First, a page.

Mrs J Hartnell
Chemistry is the study of the materials that make up everything. This ranges from plastics and metals to medicines and living things. It links well with biology, physics, geography and maths but can be studied independent of these. Chemists are involved in the design of everything you use and work in fields vital to the future: climate change, energy, food production and water. Employment prospects include healthcare, finance, communication and security. The scale of chemistry ranges from the study of subatomic particles as small as an electron to designing and operating oil refineries, power stations and space exploration. As well as learning information to understand these areas, studying chemistry will develop highly-sought skills of problem-solving and logic
Both years of chemistry are split into 3 main topic areas: physical, inorganic and organic.
During Year 1, physical chemistry covers the structure of the atom, bonding, energy changes, measuring amounts, equilibrium reactions and rates of reaction. Inorganic chemistry covers patterns in the Periodic Table, Groups 2 and 7. Organic chemistry is the study of the compounds of carbon including alkanes, alkenes, halogenoalkanes and alcohols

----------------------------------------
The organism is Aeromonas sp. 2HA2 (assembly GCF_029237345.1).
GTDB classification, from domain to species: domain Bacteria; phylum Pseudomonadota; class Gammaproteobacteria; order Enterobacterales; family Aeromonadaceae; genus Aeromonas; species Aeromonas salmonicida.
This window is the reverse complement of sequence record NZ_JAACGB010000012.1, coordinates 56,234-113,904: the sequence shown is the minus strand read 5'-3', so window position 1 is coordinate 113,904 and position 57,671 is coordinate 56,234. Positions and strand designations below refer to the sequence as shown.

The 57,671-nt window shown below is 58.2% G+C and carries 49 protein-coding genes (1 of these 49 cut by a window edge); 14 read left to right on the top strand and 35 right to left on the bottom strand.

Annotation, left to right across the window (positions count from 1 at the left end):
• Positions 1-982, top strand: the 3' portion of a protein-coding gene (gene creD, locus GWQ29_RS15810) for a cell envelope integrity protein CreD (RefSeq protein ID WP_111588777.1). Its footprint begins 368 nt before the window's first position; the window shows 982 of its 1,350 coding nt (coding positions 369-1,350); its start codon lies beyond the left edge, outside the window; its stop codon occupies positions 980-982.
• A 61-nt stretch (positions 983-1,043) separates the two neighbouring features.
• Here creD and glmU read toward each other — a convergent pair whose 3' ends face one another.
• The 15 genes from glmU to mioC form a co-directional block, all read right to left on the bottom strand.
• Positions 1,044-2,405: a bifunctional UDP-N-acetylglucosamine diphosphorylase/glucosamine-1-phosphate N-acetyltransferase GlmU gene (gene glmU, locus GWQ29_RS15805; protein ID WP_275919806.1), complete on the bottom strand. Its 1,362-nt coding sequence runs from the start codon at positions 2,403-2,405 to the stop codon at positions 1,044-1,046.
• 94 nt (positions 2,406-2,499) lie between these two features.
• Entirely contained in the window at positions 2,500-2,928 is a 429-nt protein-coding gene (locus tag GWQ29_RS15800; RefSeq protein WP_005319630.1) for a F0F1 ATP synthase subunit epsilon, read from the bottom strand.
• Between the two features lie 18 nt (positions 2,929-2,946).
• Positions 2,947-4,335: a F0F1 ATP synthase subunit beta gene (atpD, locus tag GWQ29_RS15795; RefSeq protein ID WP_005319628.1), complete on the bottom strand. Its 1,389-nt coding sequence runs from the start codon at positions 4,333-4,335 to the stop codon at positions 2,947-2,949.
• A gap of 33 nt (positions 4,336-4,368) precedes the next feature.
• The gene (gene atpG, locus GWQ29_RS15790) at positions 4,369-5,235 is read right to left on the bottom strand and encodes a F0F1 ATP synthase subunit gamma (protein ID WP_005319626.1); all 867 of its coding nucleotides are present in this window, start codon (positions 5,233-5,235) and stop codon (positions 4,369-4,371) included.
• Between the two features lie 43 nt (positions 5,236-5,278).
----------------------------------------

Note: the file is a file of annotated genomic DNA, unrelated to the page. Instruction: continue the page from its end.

Year 2 builds further on the topics in Year 1 as well as the chemistry of batteries, acids, bases and buffer solutions, the transition metals and many more organic molecules including aromatics, amino acids, proteins, DNA and polymers. Chromatography is also studied in more detail than at GCSE in Year 2 of the course.
Paper 1 - 2 hours (105 marks) worth 35% of A level. This will assess inorganic and physical chemistry including any relevant practicals.
Paper 2 - 2 hours (105 marks) worth 35% of A level. This will assess organic and physical chemistry including any relevant practicals.
Paper 3 - 2 hours (90 marks) worth 30% of A level. This will be synoptic (anything from the course could be covered) including any relevant practicals
There will be a set of prescribed tasks to be completed at home. In addition each teacher sets work specific to the lesson and group, this may be extended reading, writing notes, completing end of chapter questions or preparing for practical work. Students also have booklets of past papers with mark-schemes which are used as extended learning during revision periods. Chemistry is hard work but it is also highly rewarding.
Curriculum Road Map - Chemistry
Physics – A-Level Qualification